Deal Breaker? How to Get Past a Major Argument With Your Partner
You’re deeply in love and you can’t imagine saying an unkind word to your partner. Things are wonderful and you feel so lucky to be together. Then, your first big fight happens. No matter how great your relationship is, there will come a time when you and your partner have a disagreement. You’ll be angry, you may not want to talk to each other, but you’ll (hopefully) work through it. Here’s how to get past a major argument with your partner.
1. Get to the real issue
Realize your partner might be upset about something, but choose to pick a fight with you about something totally unrelated. This is sometimes unknowingly done in an attempt to release frustration about another issue or to fulfill an unmet need. Dr. Greg Smalley, author, psychologist, and vice president of marriage and family formation at Focus on The Family, says listening to your partner is key to uncovering the real issue. “Begin your communication with the mindset of listening and understanding one another. As you attempt to clarify the conflict, repeat, using your own words, your mate’s position,” Smalley writes for CBN. “Actively listen and understand what your mate is saying. In turn, this slows down the process and allows each person to feel heard and understood.”
2. Don’t escalate
Escalators are good for malls but bad for relationships. If you’ve been together for a while, you know how to push each other’s buttons. Don’t. If you know that using certain words or bringing up certain topics will trigger your partner and worsen the argument, just don’t do it. Resist your urge to get revenge because it isn’t so sweet when you find yourself without the one you love. Instead, stay calm and look for ways to diffuse the tension.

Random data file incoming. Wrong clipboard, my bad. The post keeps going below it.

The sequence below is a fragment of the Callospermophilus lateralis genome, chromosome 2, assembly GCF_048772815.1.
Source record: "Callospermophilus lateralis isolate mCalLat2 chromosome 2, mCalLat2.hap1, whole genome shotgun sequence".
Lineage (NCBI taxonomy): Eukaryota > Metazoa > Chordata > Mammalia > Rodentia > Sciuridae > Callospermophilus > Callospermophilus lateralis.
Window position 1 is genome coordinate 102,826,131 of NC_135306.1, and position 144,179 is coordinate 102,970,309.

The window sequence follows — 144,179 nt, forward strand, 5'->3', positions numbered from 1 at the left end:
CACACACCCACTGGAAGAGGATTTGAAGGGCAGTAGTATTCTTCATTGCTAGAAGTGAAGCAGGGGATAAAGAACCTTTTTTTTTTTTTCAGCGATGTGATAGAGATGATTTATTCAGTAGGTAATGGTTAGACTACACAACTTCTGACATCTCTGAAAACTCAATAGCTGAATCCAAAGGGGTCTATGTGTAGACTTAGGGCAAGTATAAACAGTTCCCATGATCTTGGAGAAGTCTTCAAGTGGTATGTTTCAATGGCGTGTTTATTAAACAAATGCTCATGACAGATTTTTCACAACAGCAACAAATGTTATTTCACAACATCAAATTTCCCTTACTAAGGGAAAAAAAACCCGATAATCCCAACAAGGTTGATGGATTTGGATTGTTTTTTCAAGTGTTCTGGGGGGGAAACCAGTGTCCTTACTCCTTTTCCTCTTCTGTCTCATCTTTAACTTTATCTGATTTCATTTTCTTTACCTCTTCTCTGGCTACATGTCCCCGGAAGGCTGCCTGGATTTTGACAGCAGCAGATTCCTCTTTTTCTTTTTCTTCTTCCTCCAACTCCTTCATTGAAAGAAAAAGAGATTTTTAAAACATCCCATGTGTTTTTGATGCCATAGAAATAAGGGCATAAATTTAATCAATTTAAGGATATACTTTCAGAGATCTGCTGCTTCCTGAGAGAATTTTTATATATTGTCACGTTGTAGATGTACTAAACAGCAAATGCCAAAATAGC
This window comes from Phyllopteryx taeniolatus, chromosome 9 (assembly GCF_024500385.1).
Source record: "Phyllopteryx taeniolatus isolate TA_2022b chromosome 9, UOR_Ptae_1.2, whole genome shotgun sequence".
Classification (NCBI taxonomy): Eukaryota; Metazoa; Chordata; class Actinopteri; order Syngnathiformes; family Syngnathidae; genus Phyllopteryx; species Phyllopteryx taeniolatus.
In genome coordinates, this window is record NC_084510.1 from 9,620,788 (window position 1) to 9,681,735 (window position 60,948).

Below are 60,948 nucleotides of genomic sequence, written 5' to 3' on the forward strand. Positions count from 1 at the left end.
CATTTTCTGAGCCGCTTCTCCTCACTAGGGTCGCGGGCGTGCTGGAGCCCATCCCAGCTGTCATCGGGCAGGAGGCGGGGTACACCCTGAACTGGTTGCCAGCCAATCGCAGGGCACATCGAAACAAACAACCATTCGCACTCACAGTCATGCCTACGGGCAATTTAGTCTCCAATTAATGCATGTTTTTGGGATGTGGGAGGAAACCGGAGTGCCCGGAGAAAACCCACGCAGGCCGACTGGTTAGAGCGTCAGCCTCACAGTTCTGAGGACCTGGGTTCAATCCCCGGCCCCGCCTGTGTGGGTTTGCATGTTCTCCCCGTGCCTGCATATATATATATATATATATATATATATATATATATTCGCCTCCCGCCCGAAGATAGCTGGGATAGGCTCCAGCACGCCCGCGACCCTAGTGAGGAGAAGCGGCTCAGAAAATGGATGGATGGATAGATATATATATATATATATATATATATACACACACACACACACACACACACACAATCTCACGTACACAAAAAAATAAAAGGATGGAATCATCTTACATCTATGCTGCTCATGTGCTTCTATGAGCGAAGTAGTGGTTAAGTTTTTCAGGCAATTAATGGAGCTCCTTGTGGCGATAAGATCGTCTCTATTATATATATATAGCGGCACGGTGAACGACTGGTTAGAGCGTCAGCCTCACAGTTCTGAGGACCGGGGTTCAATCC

Psychologist John Gottman refers to efforts to prevent a conflict from getting out of control as repair attempts. These repair attempts are any statement or action that stops a negative interaction from becoming a runaway train. Your repair attempt could be anything from making a silly face, sharing a joke, or simply speaking kind words in a loving tone.
3. Practice compassion
Try to see the argument from your partner’s point of view. It’s easy to get caught up in your own emotions and seek to be heard. Step outside of yourself for a moment to try to feel what your partner might be feeling. If you can calm yourself down enough to view the argument from a place that is open and compassionate, you’ll be able to work through the issue together. See each other as partners, not boxers trying to win a match.
4. Manage expectations
Many relationship conflicts arise because one or both partners’ expectations are not being met. Before you get to your next argument, it will be a good idea to sit down with your partner to discuss expectations. This may help reduce the frequency of misunderstandings. Do what you can to try to meet each other’s needs once you have gained a better understanding of what is and isn’t expected from you.
5. Don’t hold grudges
Make an effort to forgive your partner. The fight may be over, but you could still be harboring resentment. Let go of the past and work toward moving on. It’s not helpful to your relationship to keep bringing up past hurts. Grudges are emotional poison that will seep out and eventually lead to a relationship breakdown.
Follow Sheiresa on Twitter @ SheiresaNgo.